June 4, 2017 / 5:54 PM / 2 months ago

Sailing - Ainslie happy to be becalmed as America's Cup racing postponed

3 Min Read

(Reuters) - Land Rover BAR skipper Ben Ainslie admitted his team were finding it hard to compete in light winds as a lack of breeze meant his first America's Cup semi-final against Emirates Team New Zealand was postponed until Monday.

"To be really honest we are not too unhappy about the situation right now ... in the very light airs we do struggle," Ainslie told BT Sport from Bermuda on Sunday.

After a two-hour wait on the island's Great Sound, the organisers of the event said they were postponing the four semi-final races scheduled for Sunday by 24 hours.

For racing to go ahead, America's Cup rules require a minimum average wind of 6 knots (11 kilometres per hour). Below this level is not enough for the high-tech 50-foot catamarans to lift out of the water and "fly" on their space-age foils.

"Light winds may have beaten us today, but we will be back tomorrow when there is a significantly better wind forecast!" the event's organisers said on Twitter.

The crews in the first scheduled semi-final, Emirates Team New Zealand and Britain's Land Rover BAR, had sat on board their catamarans waiting to see if the wind would build, trying to stay out of the beating sun.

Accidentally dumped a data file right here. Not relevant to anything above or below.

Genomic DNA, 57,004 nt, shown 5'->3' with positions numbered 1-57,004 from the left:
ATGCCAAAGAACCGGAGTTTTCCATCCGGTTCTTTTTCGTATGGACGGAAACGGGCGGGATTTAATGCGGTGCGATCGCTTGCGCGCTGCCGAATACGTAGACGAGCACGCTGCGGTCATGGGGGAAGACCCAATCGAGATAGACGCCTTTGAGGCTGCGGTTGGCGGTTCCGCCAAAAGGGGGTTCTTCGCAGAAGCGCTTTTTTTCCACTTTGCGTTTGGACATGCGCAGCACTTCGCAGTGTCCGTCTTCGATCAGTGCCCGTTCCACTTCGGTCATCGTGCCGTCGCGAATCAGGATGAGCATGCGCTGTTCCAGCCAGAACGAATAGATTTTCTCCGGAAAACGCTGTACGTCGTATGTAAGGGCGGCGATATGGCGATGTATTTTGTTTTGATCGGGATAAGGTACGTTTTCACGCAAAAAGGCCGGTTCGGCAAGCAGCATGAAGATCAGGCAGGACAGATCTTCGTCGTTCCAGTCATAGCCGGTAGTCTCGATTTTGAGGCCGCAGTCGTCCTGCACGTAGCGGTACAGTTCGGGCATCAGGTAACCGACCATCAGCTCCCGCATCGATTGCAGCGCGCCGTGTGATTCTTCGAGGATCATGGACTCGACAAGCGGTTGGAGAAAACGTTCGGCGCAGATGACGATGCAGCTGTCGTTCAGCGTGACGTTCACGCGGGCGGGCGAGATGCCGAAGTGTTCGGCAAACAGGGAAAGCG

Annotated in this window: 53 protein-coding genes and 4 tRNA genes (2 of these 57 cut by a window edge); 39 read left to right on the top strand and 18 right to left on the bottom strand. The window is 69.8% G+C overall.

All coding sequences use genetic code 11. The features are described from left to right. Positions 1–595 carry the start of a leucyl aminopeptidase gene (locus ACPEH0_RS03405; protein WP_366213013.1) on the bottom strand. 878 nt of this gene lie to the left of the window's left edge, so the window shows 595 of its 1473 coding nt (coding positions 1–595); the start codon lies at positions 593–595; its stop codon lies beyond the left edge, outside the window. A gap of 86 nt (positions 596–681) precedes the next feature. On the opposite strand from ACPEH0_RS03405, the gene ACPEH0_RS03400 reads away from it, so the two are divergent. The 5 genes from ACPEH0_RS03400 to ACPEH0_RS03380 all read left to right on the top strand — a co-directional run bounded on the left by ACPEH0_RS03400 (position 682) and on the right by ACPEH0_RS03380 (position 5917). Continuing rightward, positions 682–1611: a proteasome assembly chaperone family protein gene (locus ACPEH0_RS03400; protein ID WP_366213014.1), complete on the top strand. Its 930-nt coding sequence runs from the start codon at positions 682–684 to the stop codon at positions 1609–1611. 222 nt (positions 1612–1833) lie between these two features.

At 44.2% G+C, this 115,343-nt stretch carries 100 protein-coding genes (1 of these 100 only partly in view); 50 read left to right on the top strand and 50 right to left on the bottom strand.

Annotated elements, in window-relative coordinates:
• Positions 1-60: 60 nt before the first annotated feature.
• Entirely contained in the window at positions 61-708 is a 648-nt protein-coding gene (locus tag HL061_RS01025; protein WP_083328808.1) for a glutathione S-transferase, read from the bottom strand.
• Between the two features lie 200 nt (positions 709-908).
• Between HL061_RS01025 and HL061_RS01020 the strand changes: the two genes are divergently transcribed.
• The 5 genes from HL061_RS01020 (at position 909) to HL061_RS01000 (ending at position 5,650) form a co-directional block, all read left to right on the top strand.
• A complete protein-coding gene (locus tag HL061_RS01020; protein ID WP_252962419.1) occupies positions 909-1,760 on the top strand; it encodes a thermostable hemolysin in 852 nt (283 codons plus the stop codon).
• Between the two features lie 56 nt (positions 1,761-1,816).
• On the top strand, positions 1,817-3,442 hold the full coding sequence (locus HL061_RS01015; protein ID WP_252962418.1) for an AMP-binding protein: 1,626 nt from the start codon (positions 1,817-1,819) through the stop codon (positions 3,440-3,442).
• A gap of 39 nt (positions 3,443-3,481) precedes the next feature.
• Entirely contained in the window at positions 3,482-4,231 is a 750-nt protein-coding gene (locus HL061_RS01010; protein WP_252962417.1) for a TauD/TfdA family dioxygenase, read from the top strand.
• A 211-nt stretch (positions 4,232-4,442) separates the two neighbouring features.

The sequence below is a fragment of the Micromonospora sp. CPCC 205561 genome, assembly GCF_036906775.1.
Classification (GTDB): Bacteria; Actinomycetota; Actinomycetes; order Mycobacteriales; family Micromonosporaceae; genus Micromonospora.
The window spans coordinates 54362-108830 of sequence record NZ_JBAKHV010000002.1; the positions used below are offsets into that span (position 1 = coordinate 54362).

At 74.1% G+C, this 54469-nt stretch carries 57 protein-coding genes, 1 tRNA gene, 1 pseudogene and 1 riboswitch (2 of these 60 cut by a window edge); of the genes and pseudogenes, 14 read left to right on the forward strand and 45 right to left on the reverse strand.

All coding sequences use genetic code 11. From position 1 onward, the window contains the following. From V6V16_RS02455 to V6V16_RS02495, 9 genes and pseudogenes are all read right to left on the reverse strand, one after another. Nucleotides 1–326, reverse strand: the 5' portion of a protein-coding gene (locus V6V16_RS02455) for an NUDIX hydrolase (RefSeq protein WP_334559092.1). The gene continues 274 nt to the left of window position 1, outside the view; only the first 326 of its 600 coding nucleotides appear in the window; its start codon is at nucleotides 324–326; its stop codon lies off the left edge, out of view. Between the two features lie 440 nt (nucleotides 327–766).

British challenger Ainslie had looked relaxed, with the postponement clearly suiting him and his crew.

"We know that and our competitors know that so we want to get through today and look forward to better weather forecast for tomorrow and the rest of next week," he said.

Earlier Ainslie, whose crew did just enough to get through the qualifying round but lacking consistency in both speed and the execution of manoeuvres, had said the pressure was on New Zealand as the "in-form" team.

As the highest scoring challenger during the qualifier round which ended on Saturday, Emirates Team New Zealand chose Ainslie's team as their semi-final opponents, leaving Sweden's Artemis Racing and SoftBank Team Japan to compete in the other.

The team which notches up five wins first progresses to the final to decide who will go on to challenge Oracle Team USA.

New Zealand's Peter Burling, at 26 the youngest helmsman in the competition, said they had chosen Land Rover BAR because they thought the conditions would be in their favour.

While that decision initially looked to have paid off with Sunday's light winds, the postponement to Monday and the forecast of a stiffer breeze will increase Ainslie's chances of beating Burling, based on the British team's performance so far.

On Saturday, Oracle Team USA won the Louis Vuitton America's Cup qualifier event in Bermuda, beating Emirates Team New Zealand and giving the U.S. holders a bonus point for the final.

Reporting by Alexander Smith in London; editing by Rex Gowar and Pritha Sarkar

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